Yesterday, I needed to do a return at TJMaxx but wasn’t sure of their holiday hours. I checked the website and it said closing at 9:30 pm regularly and holiday hours the same as usual. I wasn’t convinced that was accurate, so I called. An automated message said that their normal hours were a 7 pm close but no mention of holiday adjustments. I called again and punched the series of prompts to actually speak to a human — only to learn that they were closing at 8 pm (instead of the normal 9:30 — so both the website and phone message were wrong). Aye!

When I went to the store, I mentioned to the assistant manager that there was confusion with their phone recording. “Oh, those were our Covid hours,” she said. Period. Not “I’m sorry for the inconvenience.” Not “I’ll get on it and fix that right away.” Nada. She didn’t verbally say: “Too bad, so sad,” but that is what she communicated.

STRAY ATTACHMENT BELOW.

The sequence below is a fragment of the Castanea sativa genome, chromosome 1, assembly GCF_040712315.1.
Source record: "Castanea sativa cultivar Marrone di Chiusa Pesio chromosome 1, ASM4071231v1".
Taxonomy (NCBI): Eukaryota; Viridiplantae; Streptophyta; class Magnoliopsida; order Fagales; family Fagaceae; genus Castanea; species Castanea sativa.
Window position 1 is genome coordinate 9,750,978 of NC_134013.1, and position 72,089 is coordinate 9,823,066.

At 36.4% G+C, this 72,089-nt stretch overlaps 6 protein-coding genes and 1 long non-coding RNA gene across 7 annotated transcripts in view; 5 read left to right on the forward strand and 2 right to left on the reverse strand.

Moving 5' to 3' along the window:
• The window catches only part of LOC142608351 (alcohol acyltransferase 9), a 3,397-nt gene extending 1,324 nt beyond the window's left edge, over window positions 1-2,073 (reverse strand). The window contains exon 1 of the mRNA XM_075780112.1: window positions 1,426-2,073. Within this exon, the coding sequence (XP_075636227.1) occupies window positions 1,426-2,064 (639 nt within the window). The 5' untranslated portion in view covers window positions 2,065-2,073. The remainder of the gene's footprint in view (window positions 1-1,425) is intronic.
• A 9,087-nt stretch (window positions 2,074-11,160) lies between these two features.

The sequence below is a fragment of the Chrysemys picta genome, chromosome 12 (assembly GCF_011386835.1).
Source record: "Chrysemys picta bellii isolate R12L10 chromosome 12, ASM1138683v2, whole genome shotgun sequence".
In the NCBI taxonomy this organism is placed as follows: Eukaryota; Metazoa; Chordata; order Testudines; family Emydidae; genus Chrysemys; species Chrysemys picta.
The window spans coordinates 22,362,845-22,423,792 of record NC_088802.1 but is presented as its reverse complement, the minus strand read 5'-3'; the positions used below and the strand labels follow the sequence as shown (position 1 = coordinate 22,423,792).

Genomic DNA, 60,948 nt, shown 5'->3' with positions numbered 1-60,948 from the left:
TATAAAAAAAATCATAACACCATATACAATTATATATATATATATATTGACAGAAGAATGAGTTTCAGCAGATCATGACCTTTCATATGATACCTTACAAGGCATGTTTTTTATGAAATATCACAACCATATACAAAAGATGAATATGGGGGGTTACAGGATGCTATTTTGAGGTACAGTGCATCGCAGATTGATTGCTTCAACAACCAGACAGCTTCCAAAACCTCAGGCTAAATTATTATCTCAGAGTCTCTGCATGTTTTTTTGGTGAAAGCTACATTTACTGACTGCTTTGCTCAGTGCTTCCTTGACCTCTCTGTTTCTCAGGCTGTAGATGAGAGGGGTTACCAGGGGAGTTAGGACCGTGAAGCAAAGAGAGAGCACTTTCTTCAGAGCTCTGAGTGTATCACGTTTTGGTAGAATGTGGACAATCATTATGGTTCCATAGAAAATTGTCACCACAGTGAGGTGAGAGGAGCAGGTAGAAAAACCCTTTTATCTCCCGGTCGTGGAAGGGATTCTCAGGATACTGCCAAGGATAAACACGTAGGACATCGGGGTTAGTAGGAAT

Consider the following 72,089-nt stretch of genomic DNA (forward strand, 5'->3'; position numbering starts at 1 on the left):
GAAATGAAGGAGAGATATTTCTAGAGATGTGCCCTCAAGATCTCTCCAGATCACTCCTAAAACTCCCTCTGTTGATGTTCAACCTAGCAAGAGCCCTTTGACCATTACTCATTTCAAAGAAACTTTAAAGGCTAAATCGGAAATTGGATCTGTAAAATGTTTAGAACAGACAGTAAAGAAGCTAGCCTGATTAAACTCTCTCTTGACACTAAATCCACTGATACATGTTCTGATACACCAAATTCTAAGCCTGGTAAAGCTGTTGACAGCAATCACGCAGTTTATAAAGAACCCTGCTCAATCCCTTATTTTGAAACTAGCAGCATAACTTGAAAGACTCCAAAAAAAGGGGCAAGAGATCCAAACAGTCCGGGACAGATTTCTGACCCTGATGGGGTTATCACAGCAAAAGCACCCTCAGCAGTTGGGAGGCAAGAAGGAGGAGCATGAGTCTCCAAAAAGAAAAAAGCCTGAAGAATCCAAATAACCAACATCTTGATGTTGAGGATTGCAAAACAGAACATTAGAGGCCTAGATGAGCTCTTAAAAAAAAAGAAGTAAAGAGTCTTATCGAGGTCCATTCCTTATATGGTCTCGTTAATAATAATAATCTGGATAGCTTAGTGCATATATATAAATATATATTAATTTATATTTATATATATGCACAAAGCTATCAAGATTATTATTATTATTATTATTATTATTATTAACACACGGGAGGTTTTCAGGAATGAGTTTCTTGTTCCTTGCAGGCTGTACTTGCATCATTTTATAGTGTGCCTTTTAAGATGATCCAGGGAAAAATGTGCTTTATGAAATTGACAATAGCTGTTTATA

Managers often wonder why their employees don’t deliver great service or go the extra mile for customers. This is why. If employees don’t see service practiced or a diligent work ethic implemented by those in leadership roles, they act the same way those in charge do. If you want stellar behavior, it starts with modeling it yourself.

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